Image courtesy USCG
5.      A BUI isn't a channel marker. – Many people who would never consider drinking and driving think nothing of having a few adult beverages while on the water.  They either don’t know that the same laws that govern the road also apply afloat.  Should the Coast Guard or Marine Patrol pull your boat over only to find the skipper inebriated, expect to wind up getting fined or even serving jail time for a BUI charge.  For a first-time offense in Florida, expect to pay a fine between $500-$1,000 plus up to 6-months in jail.  A second conviction doubles the fines and jail sentence.   What do you do with a drunken sailor?  In Florida, they lock him up.  Besides, if you should be involved in a collision on the water while under the influence, expect a flurry of lawsuits the likes of which you’ve never seen.  The bottom line, is if you are going out on the water, consider having a designated skipper who refrains from imbibing, so you won’t go down with the ship.

6.      What if the worst comes to pass? – I can remember an incident when I was first learning to sail.  I was part of a 6-man crew on a rented Beneteau 35.  We were tacking our way out to sea during a spring tide.  The wind was 15-knots and the sea was throwing spume around pretty liberally, especially as we neared the jetty.  After relinquishing the helm to another crew member, I headed below to grab my foulies.  Just as I pulled my jacket on, I felt the vessel lurch.  Then BAM, we hit something that made the vessel roll to port.  After getting off the bunk that I landed on, I ran back up the companionway to the cockpit.  The helmsman was white with fear.  “I can’t turn the rudder!”  Looking over the side of the boat, all I could see was sea spray.  Realizing we must have hit the rocks, I looked toward the skipper who by this point was frantically dowsing the sails to keep the boat from sailing onto the jetty.  “Drop the anchor!” I hollered, since we were unable to steer and I didn’t want to wind up doing any more damage to the vessel.  Then the skipper looked at me and I ran forward to deploy it myself.  Once the boat was no longer in danger of grounding on the rocks, we checked for leaks then determined that somehow the keel had cleared a submerged rock only to have the rudder come down right on top of it.  Once the rudder post was bent, there was no way to steer the vessel.  Fortunately, we had a marine radio that we used to call Sea Tow, who towed us back to Mayport Marine.  After that day, I always made it a point to brief the crew on who did what in the event that a rock or the Loch Ness Monster came a calling.  The last thing a skipper wants is a gaggle of geese when he needs cool heads to prevail to save his ship.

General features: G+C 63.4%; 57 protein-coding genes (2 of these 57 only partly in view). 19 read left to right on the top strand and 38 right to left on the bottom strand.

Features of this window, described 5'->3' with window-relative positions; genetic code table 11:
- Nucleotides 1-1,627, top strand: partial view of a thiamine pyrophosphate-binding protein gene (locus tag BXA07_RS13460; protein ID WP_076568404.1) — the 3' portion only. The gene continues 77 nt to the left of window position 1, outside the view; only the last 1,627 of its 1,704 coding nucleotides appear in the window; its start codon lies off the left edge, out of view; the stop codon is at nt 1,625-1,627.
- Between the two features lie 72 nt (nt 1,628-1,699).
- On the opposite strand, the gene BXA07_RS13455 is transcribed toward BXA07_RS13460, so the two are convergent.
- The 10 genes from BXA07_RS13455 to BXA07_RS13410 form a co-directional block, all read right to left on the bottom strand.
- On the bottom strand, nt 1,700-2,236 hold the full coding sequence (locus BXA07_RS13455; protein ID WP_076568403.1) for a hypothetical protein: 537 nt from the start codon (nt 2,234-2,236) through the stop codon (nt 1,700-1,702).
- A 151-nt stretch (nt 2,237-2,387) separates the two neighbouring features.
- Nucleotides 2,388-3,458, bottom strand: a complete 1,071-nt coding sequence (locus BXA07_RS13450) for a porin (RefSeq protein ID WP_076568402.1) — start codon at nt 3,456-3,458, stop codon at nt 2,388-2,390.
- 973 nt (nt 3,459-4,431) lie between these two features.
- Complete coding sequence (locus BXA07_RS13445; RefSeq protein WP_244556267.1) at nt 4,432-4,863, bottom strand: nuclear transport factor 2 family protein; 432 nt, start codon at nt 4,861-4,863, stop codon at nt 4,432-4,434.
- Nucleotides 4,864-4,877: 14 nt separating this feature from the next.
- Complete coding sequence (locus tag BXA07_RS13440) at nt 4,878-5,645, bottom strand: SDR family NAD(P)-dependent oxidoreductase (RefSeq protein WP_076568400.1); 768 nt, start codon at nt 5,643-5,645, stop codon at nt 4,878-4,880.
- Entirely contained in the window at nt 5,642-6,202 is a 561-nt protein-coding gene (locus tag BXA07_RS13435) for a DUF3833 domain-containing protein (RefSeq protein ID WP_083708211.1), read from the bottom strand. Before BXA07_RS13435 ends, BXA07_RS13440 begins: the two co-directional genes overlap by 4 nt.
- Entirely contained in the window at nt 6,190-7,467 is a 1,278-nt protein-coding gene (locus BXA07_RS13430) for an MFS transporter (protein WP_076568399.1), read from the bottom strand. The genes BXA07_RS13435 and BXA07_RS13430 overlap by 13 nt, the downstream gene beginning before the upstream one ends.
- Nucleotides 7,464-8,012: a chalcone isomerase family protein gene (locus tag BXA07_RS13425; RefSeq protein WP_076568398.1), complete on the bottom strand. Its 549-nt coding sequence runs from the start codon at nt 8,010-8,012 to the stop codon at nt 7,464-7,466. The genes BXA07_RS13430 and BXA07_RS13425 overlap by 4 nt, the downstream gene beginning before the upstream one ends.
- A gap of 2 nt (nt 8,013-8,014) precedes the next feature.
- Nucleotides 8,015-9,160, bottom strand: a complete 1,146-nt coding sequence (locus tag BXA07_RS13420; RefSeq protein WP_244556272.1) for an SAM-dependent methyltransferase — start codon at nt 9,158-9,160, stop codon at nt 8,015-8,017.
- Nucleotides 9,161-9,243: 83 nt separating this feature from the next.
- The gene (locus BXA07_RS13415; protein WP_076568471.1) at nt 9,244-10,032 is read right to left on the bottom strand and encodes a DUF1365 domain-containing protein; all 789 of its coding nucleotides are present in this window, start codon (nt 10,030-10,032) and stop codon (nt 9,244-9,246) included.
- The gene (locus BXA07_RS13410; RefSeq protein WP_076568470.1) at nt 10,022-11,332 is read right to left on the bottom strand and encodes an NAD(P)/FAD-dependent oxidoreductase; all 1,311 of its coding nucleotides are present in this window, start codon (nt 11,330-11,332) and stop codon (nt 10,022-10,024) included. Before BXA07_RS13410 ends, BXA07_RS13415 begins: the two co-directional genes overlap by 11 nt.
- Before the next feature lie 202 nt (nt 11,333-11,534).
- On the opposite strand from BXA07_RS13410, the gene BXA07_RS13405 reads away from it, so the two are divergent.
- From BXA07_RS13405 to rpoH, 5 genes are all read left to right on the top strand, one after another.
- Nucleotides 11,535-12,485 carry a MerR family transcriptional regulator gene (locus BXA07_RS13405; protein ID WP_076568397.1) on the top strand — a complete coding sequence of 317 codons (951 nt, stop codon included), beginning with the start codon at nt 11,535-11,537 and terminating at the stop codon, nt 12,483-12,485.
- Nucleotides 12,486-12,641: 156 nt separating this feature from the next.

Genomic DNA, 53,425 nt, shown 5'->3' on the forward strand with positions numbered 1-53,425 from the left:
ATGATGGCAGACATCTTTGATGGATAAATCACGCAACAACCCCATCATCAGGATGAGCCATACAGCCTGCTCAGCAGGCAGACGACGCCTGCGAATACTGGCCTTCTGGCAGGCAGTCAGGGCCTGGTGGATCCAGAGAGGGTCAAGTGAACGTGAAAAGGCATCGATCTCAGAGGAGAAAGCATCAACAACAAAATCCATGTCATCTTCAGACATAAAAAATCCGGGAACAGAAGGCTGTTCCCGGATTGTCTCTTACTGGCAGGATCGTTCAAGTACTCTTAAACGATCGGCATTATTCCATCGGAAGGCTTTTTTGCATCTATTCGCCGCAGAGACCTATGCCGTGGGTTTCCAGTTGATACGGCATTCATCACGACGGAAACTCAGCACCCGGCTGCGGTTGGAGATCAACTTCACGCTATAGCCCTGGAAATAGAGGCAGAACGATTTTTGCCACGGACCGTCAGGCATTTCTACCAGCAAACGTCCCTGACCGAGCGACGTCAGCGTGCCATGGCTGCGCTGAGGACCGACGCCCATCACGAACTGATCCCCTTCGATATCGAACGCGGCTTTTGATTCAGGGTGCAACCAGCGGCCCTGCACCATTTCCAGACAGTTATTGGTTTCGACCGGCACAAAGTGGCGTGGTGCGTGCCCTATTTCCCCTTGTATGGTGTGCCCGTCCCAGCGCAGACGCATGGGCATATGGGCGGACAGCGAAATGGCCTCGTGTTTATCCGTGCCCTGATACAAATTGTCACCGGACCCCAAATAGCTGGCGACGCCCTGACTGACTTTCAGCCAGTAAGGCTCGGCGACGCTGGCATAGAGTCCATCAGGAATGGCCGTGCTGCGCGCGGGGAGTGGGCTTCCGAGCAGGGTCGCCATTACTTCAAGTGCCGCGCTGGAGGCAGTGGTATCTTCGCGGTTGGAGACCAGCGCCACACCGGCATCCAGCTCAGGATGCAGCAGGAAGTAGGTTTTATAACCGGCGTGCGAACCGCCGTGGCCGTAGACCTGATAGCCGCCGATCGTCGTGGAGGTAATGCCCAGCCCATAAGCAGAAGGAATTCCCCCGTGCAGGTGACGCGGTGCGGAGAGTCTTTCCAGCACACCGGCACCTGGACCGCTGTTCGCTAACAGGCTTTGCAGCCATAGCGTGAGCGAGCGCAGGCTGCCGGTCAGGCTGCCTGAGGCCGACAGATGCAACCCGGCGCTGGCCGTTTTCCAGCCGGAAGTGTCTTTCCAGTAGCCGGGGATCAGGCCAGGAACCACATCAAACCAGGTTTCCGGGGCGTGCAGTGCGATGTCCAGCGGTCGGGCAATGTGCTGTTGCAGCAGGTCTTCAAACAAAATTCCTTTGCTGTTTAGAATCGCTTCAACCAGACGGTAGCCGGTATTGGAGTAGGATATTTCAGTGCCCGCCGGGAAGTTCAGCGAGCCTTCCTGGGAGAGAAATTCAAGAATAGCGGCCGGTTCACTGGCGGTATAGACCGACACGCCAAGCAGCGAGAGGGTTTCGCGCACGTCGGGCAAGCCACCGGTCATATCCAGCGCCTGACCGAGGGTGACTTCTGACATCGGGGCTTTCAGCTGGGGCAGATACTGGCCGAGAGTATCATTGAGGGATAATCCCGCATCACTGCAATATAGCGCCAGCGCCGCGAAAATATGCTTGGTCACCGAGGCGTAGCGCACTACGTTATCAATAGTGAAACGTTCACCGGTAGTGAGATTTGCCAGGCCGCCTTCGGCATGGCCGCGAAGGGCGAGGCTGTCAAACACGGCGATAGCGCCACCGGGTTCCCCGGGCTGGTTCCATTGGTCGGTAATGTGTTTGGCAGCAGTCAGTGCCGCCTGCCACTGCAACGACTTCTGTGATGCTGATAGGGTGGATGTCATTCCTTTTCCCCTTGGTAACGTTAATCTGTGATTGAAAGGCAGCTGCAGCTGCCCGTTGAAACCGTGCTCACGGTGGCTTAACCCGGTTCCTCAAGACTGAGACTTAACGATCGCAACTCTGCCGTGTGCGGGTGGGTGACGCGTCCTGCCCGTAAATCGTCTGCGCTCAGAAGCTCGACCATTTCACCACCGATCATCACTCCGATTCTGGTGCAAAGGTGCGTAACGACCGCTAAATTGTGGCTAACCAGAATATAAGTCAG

A good friend of mine sums up boating as hours of boredom interspersed with moments of sheer panic.  Another sailor I know says that sailing is the only sport in the world where you can be completely terrified going 5-MPH.  Either way, the best way to keep passengers and crew safe is to assume the best but prepare for the worst.  Just as in an aircraft, all it takes is one failed component or a momentary lapse in judgement to turn a pleasure trip into the Perfect Storm.

Catherine Powell is the owner of A Plus All Florida, Insurance in Orange Park, Florida.  To find out more about saving money on your auto insurance, check out her website at


  1. Drunk boating is no laughing matter. Last year I read about a boater who had a few too many only to kill himself and his passengers when he ran his speedboat under a dock.

  2. Excellent article for getting ready for peak boating season. Thanks :D